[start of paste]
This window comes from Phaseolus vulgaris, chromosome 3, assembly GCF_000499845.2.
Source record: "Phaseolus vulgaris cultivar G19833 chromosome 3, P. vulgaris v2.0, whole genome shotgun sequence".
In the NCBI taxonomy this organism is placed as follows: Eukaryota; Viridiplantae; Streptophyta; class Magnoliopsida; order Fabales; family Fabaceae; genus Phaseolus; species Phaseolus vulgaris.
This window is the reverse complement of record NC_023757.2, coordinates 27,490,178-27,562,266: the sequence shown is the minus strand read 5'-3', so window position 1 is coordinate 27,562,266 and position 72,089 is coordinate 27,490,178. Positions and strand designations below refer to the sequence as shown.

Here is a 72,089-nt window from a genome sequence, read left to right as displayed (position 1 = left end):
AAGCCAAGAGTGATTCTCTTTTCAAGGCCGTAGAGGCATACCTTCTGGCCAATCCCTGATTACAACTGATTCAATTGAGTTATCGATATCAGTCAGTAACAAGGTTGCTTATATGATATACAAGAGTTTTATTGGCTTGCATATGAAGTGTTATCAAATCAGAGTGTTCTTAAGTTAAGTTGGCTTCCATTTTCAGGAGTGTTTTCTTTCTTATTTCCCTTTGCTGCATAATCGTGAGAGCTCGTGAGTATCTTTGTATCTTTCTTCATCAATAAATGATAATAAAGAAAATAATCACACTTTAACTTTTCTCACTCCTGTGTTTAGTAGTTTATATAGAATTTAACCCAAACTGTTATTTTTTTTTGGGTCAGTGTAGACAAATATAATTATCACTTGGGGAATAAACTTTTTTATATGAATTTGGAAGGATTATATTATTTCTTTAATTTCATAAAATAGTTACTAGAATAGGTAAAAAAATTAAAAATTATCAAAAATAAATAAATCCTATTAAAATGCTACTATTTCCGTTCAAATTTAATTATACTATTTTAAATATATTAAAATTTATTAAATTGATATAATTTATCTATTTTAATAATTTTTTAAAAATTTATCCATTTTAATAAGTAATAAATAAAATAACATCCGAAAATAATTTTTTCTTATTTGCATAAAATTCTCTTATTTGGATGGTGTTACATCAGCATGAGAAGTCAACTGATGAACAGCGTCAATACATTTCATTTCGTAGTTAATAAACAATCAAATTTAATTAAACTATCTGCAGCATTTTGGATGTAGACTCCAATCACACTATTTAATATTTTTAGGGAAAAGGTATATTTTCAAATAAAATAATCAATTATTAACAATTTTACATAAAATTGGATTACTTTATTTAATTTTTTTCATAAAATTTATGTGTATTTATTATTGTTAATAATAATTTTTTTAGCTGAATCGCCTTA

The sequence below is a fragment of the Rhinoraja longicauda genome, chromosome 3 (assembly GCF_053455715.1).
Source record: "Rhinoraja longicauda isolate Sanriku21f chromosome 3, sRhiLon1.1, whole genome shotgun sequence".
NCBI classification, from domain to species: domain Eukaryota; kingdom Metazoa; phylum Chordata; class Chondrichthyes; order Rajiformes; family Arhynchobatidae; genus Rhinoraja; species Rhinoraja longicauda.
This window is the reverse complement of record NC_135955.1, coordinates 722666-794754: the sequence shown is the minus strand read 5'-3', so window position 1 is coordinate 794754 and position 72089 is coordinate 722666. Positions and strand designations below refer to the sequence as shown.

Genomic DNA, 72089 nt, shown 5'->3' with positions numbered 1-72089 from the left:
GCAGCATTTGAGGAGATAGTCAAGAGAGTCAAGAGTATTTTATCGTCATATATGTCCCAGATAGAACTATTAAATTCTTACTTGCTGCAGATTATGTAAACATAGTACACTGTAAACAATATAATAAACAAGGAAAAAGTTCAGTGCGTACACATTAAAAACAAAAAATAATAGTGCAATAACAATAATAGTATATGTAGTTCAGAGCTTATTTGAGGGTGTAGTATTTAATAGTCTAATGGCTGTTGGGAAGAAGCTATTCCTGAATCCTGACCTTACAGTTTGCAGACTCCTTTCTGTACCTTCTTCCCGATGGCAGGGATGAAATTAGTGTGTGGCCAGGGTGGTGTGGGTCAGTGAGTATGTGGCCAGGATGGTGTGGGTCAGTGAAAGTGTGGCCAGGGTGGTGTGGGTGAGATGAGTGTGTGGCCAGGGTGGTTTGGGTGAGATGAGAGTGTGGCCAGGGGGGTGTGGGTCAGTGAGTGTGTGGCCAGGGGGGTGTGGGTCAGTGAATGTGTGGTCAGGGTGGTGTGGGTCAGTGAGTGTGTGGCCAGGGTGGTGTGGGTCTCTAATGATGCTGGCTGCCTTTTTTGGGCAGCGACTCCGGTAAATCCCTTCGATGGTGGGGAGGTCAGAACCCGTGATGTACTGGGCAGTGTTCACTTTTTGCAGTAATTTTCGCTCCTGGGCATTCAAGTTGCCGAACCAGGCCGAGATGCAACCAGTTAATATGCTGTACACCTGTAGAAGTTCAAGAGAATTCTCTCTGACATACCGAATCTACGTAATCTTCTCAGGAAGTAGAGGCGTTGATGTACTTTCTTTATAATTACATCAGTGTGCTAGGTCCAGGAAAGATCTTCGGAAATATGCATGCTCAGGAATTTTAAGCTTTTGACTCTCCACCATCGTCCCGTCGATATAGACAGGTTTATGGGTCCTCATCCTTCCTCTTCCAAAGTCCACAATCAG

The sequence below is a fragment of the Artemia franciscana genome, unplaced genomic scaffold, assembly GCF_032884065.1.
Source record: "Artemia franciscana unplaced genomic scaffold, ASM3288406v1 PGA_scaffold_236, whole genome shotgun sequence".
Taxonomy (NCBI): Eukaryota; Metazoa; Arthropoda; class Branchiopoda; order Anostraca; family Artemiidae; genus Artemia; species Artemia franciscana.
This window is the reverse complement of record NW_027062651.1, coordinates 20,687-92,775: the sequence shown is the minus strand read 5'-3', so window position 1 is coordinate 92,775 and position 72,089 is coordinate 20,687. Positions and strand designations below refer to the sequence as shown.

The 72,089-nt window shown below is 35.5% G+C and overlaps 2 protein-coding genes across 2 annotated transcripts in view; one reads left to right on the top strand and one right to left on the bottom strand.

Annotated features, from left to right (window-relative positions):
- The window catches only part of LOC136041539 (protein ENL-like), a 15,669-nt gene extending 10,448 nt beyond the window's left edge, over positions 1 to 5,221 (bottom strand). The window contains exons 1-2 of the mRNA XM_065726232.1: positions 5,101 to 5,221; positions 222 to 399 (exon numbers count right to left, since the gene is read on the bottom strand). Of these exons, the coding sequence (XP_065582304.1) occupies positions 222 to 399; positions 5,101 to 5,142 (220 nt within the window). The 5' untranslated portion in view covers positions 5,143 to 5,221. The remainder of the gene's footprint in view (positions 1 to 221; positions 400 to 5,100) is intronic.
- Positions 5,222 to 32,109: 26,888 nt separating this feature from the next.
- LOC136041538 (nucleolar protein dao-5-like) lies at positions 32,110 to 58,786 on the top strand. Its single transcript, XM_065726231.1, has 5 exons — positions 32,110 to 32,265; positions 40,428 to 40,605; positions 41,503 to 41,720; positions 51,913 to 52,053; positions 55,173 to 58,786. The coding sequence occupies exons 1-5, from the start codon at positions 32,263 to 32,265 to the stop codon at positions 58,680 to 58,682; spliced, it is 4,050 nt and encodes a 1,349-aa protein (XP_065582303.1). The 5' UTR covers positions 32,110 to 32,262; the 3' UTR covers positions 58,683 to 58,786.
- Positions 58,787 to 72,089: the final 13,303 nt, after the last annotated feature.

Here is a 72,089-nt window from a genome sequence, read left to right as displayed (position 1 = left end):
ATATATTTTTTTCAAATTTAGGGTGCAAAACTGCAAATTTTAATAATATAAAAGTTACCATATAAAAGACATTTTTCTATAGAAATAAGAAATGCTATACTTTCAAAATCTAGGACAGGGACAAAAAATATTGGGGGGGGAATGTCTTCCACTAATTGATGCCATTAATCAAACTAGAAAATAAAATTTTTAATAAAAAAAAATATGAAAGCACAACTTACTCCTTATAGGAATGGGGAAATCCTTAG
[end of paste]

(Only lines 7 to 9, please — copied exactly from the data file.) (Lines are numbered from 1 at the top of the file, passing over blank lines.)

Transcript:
The sequence below is a fragment of the Rhinoraja longicauda genome, chromosome 3 (assembly GCF_053455715.1).
Source record: "Rhinoraja longicauda isolate Sanriku21f chromosome 3, sRhiLon1.1, whole genome shotgun sequence".
NCBI classification, from domain to species: domain Eukaryota; kingdom Metazoa; phylum Chordata; class Chondrichthyes; order Rajiformes; family Arhynchobatidae; genus Rhinoraja; species Rhinoraja longicauda.